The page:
to tell Kazami what his abilities and powers are. He knows that he
has 26 secrets, but he has to discover them for himself. Even more
importantly, V3 has four fatal weaknesses and he's not even sure what they
This was a really fun series. The great thing about it was that
it was more than a monster-of-the-week show. Yes, V3 did fight a
new monster in just about every episode, but there show was broken up into
two episodes stories. There would be a problem for V3 to solve, a
reason for Destron to attack, a usually great cliff-hanger after the first
show, and an exciting resolution. These two-part stories also advanced
the main story arc too, something that kept the show interesting.
The source of V3's power, the
They would also have smaller stories within the main arc too.
The villainous Doktor G takes control of the Japanese arm of Destron with
the purpose of killing V3 in one, and other officers are appointed during
the course of the series too. Another exciting arc has Kamen Rider
V3 meeting another masked person, Riderman. He was a scientist working
for Destron, but has he changed his ways?
The show also keeps you guessing by killing off some unexpected people.
Not only do the original Kamen Riders fly off into the sunset, but there
are a fair amount of minor characters who are killed, and it often comes
as a shock because these plot points aren't telegraphed in advance.
If the scientist that V3 is looking for gets killed, what's to stop the
other characters from being sacrificed at the alter of moving the plot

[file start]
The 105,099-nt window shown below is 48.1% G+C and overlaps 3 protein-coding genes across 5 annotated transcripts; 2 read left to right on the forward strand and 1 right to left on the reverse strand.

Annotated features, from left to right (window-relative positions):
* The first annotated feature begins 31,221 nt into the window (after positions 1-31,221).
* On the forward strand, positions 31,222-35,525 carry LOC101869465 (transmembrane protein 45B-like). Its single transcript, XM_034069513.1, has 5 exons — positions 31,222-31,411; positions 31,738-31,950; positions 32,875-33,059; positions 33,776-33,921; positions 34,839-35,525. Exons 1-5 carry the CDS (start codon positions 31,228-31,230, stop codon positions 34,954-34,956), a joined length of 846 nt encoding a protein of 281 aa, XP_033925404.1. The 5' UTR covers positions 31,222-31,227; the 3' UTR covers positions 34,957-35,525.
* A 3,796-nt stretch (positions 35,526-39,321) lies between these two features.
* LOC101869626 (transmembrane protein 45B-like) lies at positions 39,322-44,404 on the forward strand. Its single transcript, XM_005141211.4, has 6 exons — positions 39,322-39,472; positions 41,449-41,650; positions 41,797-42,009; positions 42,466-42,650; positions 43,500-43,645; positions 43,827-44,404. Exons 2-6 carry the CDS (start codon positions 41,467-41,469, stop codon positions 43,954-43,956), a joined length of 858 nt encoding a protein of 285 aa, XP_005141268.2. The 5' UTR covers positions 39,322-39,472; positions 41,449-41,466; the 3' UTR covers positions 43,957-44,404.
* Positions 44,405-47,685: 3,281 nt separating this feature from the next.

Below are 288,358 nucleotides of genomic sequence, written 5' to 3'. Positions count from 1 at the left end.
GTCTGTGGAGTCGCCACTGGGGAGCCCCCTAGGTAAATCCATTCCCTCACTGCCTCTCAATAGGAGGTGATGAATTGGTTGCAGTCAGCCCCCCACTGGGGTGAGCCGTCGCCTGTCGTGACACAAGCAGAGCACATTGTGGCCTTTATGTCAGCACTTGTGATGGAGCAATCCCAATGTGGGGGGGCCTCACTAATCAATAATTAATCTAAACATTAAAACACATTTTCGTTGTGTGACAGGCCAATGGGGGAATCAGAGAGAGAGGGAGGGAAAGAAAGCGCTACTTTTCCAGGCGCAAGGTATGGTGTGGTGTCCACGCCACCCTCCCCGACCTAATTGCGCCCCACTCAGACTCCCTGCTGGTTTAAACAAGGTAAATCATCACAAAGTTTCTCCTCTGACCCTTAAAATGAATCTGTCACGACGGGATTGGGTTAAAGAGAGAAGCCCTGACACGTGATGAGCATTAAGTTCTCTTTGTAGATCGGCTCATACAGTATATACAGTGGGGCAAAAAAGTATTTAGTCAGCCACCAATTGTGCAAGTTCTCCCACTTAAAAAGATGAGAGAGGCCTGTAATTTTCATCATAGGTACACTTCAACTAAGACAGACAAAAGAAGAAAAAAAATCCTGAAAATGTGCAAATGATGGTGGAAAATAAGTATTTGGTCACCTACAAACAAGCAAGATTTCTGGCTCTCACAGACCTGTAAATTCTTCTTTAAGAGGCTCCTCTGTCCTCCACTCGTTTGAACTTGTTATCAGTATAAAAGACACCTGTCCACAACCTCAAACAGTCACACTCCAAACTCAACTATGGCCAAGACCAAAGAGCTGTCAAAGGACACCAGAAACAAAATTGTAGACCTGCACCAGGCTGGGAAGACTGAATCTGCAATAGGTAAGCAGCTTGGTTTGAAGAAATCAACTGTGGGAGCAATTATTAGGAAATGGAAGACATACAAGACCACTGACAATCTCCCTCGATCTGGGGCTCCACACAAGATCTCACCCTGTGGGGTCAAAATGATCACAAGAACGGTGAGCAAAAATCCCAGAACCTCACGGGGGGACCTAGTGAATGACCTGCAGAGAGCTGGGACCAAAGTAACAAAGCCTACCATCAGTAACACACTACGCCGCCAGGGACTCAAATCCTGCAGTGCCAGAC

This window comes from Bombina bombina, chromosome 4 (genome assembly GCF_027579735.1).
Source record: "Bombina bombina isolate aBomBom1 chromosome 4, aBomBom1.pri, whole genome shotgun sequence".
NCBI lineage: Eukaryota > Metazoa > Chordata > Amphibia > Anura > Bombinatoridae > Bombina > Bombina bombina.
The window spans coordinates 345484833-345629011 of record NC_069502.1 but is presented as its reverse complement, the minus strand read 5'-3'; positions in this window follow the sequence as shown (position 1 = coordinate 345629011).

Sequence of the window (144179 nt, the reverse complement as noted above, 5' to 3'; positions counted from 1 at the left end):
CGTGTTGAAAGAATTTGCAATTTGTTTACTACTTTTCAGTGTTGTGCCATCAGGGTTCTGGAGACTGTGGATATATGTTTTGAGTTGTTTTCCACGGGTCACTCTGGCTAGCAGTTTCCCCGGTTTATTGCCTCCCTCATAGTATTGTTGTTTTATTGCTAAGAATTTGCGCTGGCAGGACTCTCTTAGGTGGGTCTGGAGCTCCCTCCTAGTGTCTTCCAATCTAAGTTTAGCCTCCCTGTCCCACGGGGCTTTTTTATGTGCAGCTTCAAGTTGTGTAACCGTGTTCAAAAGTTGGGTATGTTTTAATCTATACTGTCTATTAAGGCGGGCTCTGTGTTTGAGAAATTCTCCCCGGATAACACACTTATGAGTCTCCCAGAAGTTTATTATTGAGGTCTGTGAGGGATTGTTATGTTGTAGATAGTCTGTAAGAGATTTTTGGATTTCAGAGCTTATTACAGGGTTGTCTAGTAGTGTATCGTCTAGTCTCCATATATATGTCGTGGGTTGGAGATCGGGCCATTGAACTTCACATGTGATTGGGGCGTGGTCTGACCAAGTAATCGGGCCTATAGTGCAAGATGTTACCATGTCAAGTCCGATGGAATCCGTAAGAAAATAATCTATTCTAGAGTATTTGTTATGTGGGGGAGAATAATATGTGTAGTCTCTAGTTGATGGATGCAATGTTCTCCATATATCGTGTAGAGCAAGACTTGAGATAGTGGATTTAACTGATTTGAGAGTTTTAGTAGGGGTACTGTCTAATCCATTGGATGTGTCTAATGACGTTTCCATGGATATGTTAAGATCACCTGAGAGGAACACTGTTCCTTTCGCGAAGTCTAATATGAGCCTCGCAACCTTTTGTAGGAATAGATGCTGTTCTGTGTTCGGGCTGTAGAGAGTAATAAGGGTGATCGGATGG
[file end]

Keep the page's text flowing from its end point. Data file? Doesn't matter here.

The mutant Lens Ant and Destron
With a new episode airing every week for an entire year, the production
schedule must have been brutal. A lot of the credit for the show
being so entertaining goes to star Miyauchi Hiroshi. He preformed
all of his own stunts (though there was a stunt man in the Kamen Rider
suit) and did a great job of adding an extra dimension to the production.
He played the romantic subplot with Junko just right. With hardly
any dialog he was able to establish that Kazami is attracted to her, and
that he feels he can't have a relationship since he's a cyborg. He
played it subtly and made sure that this plot never got too sappy.
After watching this show it's easy to see why Hiroshi is one of the most
popular SF sTV stars in Japan. He also went on to have staring roles
in Secret Taskforce Goranger as the first Blue Ranger and Swift
This entire 52 episode series comes on 6 DVDs which are housed in a
fold out book (like the Buffy season sets) and comes with and illustrated
Machinegun Snake gets the drop
on Kazami Shiro. Henshin time!
Originally airing in 1973 in Japan, the full frame image has been cleaned
up, but is still showing its age a bit. While the picture is good
and easy on the eyes generally, it looks like a 16mm print was used for
the master, and there is some of grain to the image. There is bit
of dirt on the print, but it's nothing significant. The colors look
very nice though, with the colorful villains, not to mention Kamen Rider
himself, are bright and vivid. The level of detail is generally fine,
but some detail is lost in the dark scenes. While not a reference
disc, this image is solid and acceptable.
Like the video, the Japanese two channel audio is acceptable not great.
The range isn't great, and there is a slight bit of distortion now and
again, but the dialog is easy to hear. The effects and music are
strong and though I would have loved to hear this show in 5.1, this mix
will do. There are two optional subtitle tracks, one a direct translation
and the other with the mild swearing removed. Though I don't speak
Japanese, I thought the translation was very good with the dialog sounding
natural and seeming to capture the spirit of the original. The did
not translate the word "kamen" (masked) when referring to V3 which was